From Maastricht to Brexit by Richard Bellamy and Dario Castiglione

Challenges of Representation in the Context of EU Politicization

Democracy
 
European Union
 
Parliaments
 
Populism
 
Representation
 
Differentiation
 
Euroscepticism
 
European Parliament
 
Section Number
S10
Section Chair
Sandra Kröger
University of Exeter
Section Co-Chair
Richard Bellamy
European University Institute

Abstract
Recent crises have politicized EU policy-making. Politicisation involves issue salience, actor expansion, and polarization. Such politicization can involve hostility to the integration process, as in the case of the rise of populist Eurosceptic parties and movements. But it need not be equated with Euroscepticism and/or populism. Rather, it can also imply the assimilation of EU affairs into mainstream political debate by the main government and opposition parties. Either way, the landscape of representation in the EU has been markedly changed by the recent politicisation. This section will therefore focus on how challenges of representation play out in the context of EU politicisation, exploring the following issues:
• Is the politicisation of domestic public spheres a lasting phenomenon? Has the politicisation had lasting effects on how much the EU is debated in national parliaments, by political parties, and by non-state actors as well as by the media?
• Did those waves of politicisation change the way some or all of these actors represent the EU, which kind of image they seek to convey of the EU? Has politicisation contributed to an increased congruence between mainstream parties’ positioning on the EU and that of their respective voters?
• Since the start of the century, we have seen a sharp rise of parties on the extremes, often right-extreme, of the political spectrum. Whilst these parties often embrace an anti-EU discourse, it is nonetheless unclear in how far the EU contributed to their rise, and we will explore both the empirical and conceptual links between both phenomenon.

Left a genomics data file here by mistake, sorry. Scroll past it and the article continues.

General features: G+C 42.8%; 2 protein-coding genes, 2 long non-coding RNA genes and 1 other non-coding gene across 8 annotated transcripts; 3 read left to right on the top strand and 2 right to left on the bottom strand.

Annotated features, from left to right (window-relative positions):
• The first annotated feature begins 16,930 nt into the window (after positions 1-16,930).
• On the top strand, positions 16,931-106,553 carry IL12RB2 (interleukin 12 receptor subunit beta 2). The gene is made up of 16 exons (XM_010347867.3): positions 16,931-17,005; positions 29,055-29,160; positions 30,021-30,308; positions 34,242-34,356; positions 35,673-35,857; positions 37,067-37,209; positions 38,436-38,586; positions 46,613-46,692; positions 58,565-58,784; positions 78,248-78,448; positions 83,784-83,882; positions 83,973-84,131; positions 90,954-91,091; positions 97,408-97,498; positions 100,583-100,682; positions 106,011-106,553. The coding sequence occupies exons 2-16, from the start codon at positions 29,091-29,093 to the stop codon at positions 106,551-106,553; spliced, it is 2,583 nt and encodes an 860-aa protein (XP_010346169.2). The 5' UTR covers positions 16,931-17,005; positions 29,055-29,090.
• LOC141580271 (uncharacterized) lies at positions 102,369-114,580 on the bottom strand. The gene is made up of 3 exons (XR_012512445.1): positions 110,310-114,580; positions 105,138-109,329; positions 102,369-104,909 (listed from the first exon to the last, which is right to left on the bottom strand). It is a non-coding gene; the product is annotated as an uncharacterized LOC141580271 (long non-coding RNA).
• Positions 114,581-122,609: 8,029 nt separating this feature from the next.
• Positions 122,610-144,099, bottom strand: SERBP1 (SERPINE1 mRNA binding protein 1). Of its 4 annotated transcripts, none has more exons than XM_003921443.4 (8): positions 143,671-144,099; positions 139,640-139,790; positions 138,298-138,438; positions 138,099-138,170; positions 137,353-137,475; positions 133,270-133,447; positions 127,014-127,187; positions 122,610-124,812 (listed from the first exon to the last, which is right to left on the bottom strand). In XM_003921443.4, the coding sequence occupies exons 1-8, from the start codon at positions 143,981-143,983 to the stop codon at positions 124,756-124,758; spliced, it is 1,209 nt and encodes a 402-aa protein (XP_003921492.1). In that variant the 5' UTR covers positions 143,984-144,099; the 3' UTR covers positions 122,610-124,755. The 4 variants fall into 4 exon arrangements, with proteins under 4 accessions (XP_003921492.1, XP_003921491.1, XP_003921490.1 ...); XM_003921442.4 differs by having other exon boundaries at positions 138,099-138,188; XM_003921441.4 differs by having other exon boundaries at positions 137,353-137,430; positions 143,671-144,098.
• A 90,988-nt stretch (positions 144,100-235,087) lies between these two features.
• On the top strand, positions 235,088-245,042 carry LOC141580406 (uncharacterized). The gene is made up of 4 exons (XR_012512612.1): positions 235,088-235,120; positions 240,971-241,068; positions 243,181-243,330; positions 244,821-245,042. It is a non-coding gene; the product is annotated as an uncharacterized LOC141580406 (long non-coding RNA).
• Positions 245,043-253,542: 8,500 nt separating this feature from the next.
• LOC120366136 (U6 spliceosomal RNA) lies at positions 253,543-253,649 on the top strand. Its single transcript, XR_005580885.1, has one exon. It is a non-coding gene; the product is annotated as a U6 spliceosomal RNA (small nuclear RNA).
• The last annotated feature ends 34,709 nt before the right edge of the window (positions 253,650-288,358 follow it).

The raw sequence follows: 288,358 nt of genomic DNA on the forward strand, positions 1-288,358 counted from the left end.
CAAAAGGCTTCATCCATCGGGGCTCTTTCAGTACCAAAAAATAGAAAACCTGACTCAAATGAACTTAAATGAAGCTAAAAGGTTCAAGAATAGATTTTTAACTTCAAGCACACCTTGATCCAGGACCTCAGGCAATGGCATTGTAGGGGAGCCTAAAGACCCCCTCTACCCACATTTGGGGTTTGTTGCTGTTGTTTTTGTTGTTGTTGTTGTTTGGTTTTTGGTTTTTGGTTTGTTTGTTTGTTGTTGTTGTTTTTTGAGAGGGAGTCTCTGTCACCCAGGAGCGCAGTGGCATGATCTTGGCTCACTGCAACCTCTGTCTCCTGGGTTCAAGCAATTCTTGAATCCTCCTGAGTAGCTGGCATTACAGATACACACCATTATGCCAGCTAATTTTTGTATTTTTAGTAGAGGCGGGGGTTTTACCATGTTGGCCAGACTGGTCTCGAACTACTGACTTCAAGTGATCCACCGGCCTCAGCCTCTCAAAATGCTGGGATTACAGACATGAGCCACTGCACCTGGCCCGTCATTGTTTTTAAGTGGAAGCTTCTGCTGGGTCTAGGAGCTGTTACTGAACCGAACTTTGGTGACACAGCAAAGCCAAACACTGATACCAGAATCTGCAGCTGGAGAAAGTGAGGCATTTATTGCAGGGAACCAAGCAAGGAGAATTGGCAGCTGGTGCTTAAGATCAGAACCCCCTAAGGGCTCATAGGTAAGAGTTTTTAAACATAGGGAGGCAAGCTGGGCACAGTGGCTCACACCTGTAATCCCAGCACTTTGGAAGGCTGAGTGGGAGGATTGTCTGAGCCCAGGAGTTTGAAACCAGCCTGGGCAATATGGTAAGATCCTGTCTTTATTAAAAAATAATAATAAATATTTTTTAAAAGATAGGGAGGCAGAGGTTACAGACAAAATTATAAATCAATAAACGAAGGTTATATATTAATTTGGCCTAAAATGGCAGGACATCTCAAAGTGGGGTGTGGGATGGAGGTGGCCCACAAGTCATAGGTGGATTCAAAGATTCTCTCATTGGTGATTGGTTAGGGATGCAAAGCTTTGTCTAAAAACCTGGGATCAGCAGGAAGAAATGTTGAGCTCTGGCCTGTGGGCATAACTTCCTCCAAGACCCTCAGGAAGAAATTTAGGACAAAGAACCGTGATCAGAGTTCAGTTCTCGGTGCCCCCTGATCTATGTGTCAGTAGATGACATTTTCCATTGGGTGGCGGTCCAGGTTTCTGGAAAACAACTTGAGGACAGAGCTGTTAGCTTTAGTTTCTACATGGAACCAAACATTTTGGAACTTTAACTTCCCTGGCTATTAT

• Some have suggested that politicisation works in favour of Euroscepticism. Are there recent trends that work in favour or against this line of argument? Does politicisation offer an opportunity to develop democracy at the EU level, or does it carry more potential for fostering democracy with regard to the EU at the member state level?
• What does the high currency of populist parties imply for the theorisation of the EU? Are demoicratic approaches actually offering a ‘third way’ between liberal intergovernmentalism and supranationalism? Can forms of differentiated integration do justice to the heterogeneity of political preferences and social identities that have become more visible in the context of EU politicisation, or do they mask continued power imbalances?
This section looks at these questions empirically, theoretically and/or normatively.


Panel List

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Number 
Title 
 
P008A Republican Europe of States View Panel Details
P161Identifying Pathologies and Assessing Their Implications for Representative Democracy in Contemporary Europe View Panel Details
P284Politicisation, Power and Differentiated Integration View Panel Details
P285Politicisation, Representation and Legitimation Crisis(?) in the European Union View Panel Details
P286Politicising Europe in National and European Elections View Panel Details
P325Representation by National Parliaments and Parties in Times of Crisis View Panel Details
P327Representation, Truthfulness and Lies in Politics View Panel Details
P399The Politics of European Populism: Transnational Cooperation and Politicisation View Panel Details
P454Voters’ Realignment, Party System Change and Political Representation in the European Parliament View Panel Details
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